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. Last Updated: 07/27/2016

Activists Say Police Forced Scores Into Army Service

Police have detained hundreds of young men in the streets or their own homes and shipped them to military recruitment offices, which in turn sent them straight to the army, Human Rights Watch said in a report released Wednesday.

The military and police denied Wednesday that forcible conscriptions are continuing to take place. The Human Rights Watch report detailed examples from the past two years.

Anna Neistat, director of the Moscow office of Human Rights Watch, told reporters that 14 detainees were interviewed for the report and 50 other cases supplied by the Moscow Soldiers' Mothers Committee and the St. Petersburg Soldiers' Mothers Organization were reviewed.

The 20-page report, titled "Conscription through Detention in the Russian Armed Forces," examines the treatment of young men who were not served draft notices and forcibly brought to recruitment offices. The report said they were often sent to the army within 24 hours of being detained and given no opportunity to mount a challenge, although the law gives draftees that right.

"Their parents sometimes find out about their whereabouts only after they turn up in a military unit. Until then, they call up morgues and hospitals," Neistat said, adding that "hundreds of conscripts" have been subject to such treatment.

Valentina Melnikova, secretary of the Soldiers' Mothers Committee, said by telephone that one of the more shocking cases was the detention of a single father who worked as a driver to feed his 7-year-old son. Police picked him up on a Moscow street, and he only returned home several months later after the committee lobbied on his behalf, she said. Kind neighbors took care of the boy during his father's absence.

Neistat said young men who had been forcibly conscripted often avoided being served draft notices because they feared being bullied or mistreated in the army. They also were afraid of not being properly fed in the military or being forced to serve in Chechnya, she said.

Up to 30,000 conscripts dodge the draft every year by avoiding their draft notices, the Human Rights Watch report said, citing an article in Nezavisimaya Gazeta on Dec. 7, 2001.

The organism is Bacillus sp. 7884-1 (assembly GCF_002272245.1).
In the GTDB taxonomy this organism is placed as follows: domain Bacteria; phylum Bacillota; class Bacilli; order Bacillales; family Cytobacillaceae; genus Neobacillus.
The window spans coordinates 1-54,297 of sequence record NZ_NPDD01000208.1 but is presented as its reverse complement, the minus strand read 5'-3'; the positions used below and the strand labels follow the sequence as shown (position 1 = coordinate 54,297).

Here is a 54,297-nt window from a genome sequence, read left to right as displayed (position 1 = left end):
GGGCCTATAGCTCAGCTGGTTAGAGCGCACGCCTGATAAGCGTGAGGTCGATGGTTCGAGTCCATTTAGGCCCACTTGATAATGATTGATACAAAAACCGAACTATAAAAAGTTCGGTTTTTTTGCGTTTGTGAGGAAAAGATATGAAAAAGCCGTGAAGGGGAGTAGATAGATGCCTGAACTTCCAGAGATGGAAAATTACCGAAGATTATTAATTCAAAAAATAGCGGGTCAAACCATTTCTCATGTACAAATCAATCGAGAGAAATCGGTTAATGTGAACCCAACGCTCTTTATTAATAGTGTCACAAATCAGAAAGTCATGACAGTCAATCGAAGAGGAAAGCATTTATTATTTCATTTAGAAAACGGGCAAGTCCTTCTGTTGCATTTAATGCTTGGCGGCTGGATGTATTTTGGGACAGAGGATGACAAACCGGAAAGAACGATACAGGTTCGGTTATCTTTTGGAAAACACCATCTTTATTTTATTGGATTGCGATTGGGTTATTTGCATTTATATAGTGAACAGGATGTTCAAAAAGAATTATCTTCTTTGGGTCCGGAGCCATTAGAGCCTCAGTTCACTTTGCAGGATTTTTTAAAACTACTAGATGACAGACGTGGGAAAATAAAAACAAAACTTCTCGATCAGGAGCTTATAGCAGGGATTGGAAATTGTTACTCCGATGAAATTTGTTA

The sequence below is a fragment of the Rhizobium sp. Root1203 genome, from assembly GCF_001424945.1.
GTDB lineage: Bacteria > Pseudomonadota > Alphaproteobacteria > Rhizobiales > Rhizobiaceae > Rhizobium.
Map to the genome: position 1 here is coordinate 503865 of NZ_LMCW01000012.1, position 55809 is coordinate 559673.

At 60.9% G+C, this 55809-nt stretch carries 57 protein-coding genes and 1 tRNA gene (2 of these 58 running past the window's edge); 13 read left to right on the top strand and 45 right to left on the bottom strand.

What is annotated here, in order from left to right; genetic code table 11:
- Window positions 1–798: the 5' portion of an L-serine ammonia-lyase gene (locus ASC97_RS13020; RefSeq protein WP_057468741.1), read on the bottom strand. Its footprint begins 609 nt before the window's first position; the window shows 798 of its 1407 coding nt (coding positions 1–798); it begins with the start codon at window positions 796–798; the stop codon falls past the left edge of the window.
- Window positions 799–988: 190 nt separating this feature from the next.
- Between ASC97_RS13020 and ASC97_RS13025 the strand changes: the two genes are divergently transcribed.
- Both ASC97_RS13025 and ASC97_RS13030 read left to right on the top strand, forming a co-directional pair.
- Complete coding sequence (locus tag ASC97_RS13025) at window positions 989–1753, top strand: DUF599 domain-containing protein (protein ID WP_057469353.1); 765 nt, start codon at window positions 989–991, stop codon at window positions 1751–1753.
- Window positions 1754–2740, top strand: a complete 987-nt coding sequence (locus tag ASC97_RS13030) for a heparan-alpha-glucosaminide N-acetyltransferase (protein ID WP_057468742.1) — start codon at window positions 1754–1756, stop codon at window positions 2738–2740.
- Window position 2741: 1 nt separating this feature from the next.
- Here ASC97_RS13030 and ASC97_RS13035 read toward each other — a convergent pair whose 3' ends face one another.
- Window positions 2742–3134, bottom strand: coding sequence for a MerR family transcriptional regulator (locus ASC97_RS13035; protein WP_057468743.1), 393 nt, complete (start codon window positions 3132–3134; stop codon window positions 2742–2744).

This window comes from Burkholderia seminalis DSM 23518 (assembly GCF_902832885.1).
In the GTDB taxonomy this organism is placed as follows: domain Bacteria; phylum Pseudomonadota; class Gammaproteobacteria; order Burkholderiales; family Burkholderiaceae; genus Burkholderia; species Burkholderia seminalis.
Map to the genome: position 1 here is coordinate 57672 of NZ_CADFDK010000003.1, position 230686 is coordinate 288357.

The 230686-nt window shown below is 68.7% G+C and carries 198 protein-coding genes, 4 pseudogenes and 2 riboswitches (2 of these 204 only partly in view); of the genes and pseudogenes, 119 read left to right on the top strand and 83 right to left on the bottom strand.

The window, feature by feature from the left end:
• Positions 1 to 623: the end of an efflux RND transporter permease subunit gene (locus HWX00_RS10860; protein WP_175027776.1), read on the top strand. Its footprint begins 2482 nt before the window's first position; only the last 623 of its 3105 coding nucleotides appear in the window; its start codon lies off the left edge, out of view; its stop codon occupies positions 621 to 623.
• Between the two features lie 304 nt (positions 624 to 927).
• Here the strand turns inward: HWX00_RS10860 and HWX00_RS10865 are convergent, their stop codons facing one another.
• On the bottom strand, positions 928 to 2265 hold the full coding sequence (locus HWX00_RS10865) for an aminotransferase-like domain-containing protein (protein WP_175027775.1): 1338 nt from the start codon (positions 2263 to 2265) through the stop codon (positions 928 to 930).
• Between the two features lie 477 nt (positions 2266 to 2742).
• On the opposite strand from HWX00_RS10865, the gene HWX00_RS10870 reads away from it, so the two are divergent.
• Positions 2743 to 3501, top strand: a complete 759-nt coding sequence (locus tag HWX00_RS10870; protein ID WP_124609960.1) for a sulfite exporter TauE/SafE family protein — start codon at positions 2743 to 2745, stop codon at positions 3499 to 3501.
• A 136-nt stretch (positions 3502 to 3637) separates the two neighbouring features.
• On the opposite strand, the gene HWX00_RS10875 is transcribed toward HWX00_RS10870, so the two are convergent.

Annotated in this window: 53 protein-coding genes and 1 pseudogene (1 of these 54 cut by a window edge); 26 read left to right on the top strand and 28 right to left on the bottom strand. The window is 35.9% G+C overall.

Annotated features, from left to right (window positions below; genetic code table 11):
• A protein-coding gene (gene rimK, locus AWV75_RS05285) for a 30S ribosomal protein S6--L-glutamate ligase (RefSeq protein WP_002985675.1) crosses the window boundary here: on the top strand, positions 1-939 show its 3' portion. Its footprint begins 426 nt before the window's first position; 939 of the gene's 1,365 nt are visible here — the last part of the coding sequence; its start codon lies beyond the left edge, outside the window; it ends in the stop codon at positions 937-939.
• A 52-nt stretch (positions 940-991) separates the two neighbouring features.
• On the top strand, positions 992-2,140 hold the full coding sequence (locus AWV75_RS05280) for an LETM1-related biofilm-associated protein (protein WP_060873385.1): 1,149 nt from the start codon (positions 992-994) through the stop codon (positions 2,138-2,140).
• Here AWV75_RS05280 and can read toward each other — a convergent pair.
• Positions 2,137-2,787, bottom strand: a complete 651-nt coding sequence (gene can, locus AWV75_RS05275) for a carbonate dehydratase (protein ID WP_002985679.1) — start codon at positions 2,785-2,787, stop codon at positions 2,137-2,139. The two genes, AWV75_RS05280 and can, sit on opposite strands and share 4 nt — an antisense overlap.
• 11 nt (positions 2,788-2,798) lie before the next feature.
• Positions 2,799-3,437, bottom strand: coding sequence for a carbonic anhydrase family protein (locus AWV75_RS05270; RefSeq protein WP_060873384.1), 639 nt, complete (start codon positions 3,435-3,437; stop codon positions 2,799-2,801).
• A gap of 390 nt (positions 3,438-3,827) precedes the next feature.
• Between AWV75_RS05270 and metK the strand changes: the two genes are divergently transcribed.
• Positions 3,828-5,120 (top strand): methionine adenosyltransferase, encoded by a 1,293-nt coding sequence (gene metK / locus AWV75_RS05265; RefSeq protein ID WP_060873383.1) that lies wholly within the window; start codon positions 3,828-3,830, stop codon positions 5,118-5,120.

Melnikova said that the last large-scale forcible conscription roundup took place in spring 2001. She said her organization had collected 200 cases.

"There have been a few examples of detention at homes in the spring, but we have no reports of the forcible detention of conscripts this fall," Melnikova said.

"But I can't rule out that when servicemen start being delivered to military units soon, the police may again start visiting homes and detaining conscripts," she said.

Ella Polyakova, head of the St. Petersburg Soldiers' Mothers Organization, said at least 500 potential conscripts and their parents visit her office each week, seeking assistance in protect their rights.

She said young men who are being detained by the police "do not know their rights."

During the three months of the fall draft, Moscow recruitment officials expect to interview and examine some 55,000 to 60,000 young men, the city's chief draft commissioner, Vasily Krasnogorsky, said Wednesday.

"The realistic number of those who will end up being drafted in is less than 5,000," Krasnogorsky said.

The rest will be found physically unfit or present papers confirming they cannot be called up for service, he said.

He said he does not know of any roundups.

"What I know is that besides their rights, citizens also have duties that they must carry out," Krasnogorsky told reporters.

Ensuring that a conscript shows up for the draft is the responsibility of the police, he said.

Human Rights Watch representatives said they have been trying to meet with Krasnogorsky for some time. But Krasnogorsky said Wednesday that he knew nothing about the organization or its attempts to contact him.

"Besides, speaking of foreign organizations, I'm not allowed to meet with any unless I have permission from the special services and from the defense minister himself," Krasnogorsky said.

An Interior Ministry spokeswoman said roundups are "a distant memory" and no one has been forcefully conscripted in the streets this fall.

"As for detaining at home, only neighborhood policemen can visit conscripts at home and check their documents. No forcible detention will follow," she said.